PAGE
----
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TO JAN. 15, 2000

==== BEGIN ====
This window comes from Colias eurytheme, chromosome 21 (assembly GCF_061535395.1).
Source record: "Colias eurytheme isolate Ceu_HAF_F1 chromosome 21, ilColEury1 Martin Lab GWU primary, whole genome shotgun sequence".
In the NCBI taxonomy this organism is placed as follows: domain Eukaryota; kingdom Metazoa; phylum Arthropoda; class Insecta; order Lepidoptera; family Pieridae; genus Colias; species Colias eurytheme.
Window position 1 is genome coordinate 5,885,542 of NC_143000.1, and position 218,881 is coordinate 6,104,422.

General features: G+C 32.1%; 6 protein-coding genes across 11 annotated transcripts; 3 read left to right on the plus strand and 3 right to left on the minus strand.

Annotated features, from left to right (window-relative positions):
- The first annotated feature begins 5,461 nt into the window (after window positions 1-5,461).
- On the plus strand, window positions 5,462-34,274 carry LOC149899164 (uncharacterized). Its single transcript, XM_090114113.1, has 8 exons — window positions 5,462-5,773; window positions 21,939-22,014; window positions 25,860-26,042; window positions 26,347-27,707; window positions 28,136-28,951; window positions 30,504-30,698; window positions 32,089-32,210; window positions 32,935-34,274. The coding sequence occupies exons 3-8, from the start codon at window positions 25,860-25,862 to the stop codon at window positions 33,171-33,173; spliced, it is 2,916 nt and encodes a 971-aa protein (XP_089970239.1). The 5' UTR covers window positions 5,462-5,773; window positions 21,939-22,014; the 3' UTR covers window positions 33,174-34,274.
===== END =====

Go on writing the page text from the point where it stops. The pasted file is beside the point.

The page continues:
Imagine having to take a photograph of something that the naked eye has never seen before. This is the challenge faced by David Malin, a photographic scientist-astronomer at the Anglo-Australian Observatory. For the past 25 years, Malin has been using telescopes near Sydney, Australia, to capture deep-space images of stunning, ethereal beauty. (AAT 34 is pictured.) Because conventional film cannot capture the minuscule variations in light from such distant objects, Malin had to come up with his own technique. Malin exposes three black-and-white emulsions on glass plates, each filtered slightly differently, to capture red, blue, and green light. For very faint objects, exposure times can last as long as 90 minutes. Malin then manipulates, enhances, and combines the three negatives so the objects in his photographs appear as the human eye would see them. In “Nightskies: The Art of Deep Space,” his images of faraway objects somehow possess a surprising degree of depth and three-dimensionality. Malin’s astronomical objects look like nothing on Earth, and yet one is still drawn to make comparisons. One image could easily pass for a cumulus cloud, were it not set against a sky pockmarked with stars; in another, the “light echo” of a supernova could just as easily be a micrograph of bacteria or cells. Other images might make viewers feel as if they were flying into LAX, staring at a patch of sandy beach, or looking up drunkenly from the floor of a discotheque. Draw your own conclusions from 9 a.m. to 5:30 p.m. Monday to Friday, to Saturday, Jan. 15, 2000, at the American Association for the Advancement of Science, 1200 New York Ave. NW. Free. (202) 326-6400. (Louis Jacobson)